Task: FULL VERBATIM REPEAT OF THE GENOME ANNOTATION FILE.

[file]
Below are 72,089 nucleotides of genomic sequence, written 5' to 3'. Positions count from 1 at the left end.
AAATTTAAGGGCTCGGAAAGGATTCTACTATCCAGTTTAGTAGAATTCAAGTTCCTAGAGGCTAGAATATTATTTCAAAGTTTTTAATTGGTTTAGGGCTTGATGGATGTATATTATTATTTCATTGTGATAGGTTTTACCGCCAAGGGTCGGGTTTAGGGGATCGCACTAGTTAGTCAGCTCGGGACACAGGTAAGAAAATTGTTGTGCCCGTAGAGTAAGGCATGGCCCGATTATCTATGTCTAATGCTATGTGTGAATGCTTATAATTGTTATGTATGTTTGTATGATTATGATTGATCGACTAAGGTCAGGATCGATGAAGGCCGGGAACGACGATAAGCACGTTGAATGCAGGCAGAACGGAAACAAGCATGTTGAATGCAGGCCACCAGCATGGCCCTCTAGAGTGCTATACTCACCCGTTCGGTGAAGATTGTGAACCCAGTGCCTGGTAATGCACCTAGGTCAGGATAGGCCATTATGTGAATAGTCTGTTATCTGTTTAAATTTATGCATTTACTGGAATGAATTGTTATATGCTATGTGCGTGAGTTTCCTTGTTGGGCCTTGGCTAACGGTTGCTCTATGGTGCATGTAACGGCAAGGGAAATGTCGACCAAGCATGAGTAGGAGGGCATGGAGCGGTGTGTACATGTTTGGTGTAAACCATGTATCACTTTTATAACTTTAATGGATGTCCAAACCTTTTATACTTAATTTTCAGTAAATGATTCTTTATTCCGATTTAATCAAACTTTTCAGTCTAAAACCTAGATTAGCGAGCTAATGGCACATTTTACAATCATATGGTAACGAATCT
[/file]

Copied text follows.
Below are 72,089 nucleotides of genomic sequence, written 5' to 3'. Positions count from 1 at the left end.
AAATTTAAGGGCTCGGAAAGGATTCTACTATCCAGTTTAGTAGAATTCAAGTTCCTAGAGGCTAGAATATTATTTCAAAGTTTTTAATTGGTTTAGGGCTTGATGGATGTATATTATTATTTCATTGTGATAGGTTTTACCGCCAAGGGTCGGGTTTAGGGGATCGCACTAGTTAGTCAGCTCGGGACACAGGTAAGAAAATTGTTGTGCCCGTAGAGTAAGGCATGGCCCGATTATCTATGTCTAATGCTATGTGTGAATGCTTATAATTGTTATGTATGTTTGTATGATTATGATTGATCGACTAAGGTCAGGATCGATGAAGGCCGGGAACGACGATAAGCACGTTGAATGCAGGCAGAACGGAAACAAGCATGTTGAATGCAGGCCACCAGCATGGCCCTCTAGAGTGCTATACTCACCCGTTCGGTGAAGATTGTGAACCCAGTGCCTGGTAATGCACCTAGGTCAGGATAGGCCATTATGTGAATAGTCTGTTATCTGTTTAAATTTATGCATTTACTGGAATGAATTGTTATATGCTATGTGCGTGAGTTTCCTTGTTGGGCCTTGGCTAACGGTTGCTCTATGGTGCATGTAACGGCAAGGGAAATGTCGACCAAGCATGAGTAGGAGGGCATGGAGCGGTGTGTACATGTTTGGTGTAAACCATGTATCACTTTTATAACTTTAATGGATGTCCAAACCTTTTATACTTAATTTTCAGTAAATGATTCTTTATTCCGATTTAATCAAACTTTTCAGTCTAAAACCTAGATTAGCGAGCTAATGGCACATTTTACAATCATATGGTAACGAATCT